Finally, Derek Jacobi atones for his dreadful performance in Dead Again by grabbing hold of the part he he he was born for by the scruff of the neck and making it perfect.
Jacobi plays the brilliant but none too nice British artist Francis Bacon, who starts up a turbulent relationship with petty crook George Dyer after he catches him breaking in to his house. Bacon turns Dyer into his model and lover, but Dyer turns to booze and drugs when he finds himself at a loss among Bacon’s bohemian and posh art chums.
Writer-director John Maybury manages a brilliant warts-and-all portrait of the inspired artist as a horrible, selfish old man, impersonated uncannily by Jacobi who never misses a trick in bringing home the Bacon. Daniel Craig is spot on, too, as the uncomprehending Dyer, and Tilda Swinton and Karl Johnson help to flesh out the character support.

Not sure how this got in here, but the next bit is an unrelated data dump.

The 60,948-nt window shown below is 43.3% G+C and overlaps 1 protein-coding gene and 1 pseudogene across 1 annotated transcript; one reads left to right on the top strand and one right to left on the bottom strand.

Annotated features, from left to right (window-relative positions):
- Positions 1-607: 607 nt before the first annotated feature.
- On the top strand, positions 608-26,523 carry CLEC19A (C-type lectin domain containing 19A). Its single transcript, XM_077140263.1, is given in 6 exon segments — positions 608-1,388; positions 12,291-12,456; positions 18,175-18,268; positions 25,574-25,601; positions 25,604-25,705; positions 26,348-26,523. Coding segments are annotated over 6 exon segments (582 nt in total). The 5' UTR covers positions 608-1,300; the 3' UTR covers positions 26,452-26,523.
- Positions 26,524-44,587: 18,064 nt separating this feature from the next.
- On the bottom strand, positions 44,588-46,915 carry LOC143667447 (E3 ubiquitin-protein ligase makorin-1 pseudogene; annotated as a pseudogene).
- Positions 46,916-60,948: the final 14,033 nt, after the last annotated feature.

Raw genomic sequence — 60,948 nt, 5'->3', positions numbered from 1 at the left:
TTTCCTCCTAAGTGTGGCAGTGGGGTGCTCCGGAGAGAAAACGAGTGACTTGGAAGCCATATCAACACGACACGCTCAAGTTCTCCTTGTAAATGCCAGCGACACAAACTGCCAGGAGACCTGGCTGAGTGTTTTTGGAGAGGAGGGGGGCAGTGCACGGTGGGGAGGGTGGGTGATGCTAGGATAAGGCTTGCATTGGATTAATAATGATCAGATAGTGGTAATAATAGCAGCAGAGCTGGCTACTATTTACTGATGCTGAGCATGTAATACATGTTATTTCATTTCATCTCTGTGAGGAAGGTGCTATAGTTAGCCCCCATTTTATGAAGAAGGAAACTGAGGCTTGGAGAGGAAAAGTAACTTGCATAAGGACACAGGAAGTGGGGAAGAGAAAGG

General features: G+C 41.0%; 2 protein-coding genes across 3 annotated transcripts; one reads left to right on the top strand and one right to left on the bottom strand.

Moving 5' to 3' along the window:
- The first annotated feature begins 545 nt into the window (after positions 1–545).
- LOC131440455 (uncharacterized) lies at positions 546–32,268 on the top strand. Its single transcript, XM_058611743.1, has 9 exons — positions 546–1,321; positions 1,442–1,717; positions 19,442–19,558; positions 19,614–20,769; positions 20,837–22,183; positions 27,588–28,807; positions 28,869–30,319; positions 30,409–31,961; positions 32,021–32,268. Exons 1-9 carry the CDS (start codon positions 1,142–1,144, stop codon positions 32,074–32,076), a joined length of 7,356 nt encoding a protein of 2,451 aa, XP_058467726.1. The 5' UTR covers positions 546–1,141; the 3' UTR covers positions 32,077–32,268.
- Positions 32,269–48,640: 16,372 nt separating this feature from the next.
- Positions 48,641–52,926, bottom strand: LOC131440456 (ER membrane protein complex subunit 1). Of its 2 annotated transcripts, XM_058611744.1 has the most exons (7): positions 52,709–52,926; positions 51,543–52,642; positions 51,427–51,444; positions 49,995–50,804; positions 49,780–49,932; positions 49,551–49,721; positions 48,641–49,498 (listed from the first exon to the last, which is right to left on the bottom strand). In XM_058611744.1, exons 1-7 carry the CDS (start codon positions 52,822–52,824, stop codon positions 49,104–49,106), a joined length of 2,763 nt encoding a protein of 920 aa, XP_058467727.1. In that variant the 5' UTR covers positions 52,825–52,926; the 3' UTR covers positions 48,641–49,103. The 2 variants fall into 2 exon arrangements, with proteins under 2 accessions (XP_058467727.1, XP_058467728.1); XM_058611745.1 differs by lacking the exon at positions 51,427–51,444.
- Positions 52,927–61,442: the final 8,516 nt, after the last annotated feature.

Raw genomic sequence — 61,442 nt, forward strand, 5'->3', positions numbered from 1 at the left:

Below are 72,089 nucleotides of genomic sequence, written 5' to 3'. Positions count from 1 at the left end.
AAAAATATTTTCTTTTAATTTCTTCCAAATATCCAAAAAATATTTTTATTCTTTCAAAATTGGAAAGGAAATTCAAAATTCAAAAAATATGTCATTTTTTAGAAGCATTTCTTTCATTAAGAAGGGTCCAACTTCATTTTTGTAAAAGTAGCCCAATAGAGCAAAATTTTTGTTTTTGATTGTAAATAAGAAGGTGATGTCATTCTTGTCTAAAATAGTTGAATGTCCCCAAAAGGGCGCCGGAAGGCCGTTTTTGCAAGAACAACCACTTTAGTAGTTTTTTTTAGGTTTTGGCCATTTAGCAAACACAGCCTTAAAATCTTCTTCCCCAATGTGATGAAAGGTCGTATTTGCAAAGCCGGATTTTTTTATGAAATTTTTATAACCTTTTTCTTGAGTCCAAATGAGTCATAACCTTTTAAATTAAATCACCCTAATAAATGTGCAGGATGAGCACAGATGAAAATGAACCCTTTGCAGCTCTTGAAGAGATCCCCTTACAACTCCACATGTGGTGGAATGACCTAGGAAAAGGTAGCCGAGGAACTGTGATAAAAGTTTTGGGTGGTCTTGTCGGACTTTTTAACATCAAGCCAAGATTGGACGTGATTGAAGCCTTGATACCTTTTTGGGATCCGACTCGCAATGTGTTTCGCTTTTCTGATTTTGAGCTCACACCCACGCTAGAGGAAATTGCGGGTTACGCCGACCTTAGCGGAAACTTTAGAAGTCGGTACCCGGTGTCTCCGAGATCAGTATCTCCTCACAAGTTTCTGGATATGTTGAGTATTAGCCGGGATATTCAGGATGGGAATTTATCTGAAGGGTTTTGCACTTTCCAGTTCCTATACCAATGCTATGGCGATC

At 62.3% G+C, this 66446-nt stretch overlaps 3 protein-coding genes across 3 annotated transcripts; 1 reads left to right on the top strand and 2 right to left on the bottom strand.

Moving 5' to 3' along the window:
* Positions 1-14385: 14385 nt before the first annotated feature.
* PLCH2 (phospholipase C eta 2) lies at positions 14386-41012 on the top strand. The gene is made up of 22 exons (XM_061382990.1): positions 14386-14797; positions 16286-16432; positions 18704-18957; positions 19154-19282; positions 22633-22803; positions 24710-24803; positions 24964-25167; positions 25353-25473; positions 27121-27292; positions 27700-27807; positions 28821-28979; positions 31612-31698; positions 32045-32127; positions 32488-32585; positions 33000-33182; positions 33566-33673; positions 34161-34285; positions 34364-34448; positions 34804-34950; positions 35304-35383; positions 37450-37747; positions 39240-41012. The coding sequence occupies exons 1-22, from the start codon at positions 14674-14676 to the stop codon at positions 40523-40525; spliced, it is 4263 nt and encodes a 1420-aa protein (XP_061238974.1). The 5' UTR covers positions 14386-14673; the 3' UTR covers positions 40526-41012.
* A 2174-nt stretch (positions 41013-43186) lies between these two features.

The seedy whiff of the the art scene of Soho in the 1970s is fragrantly realised in an atmospheric film, but the best thing about a fine British movie is the way it conjures up the flavour of Bacon’s art – and all without the use of the paintings themselves, as the makers were not allowed to use the images for copyright reasons.
© Derek Winnert 2016 Classic Movie Review 4231
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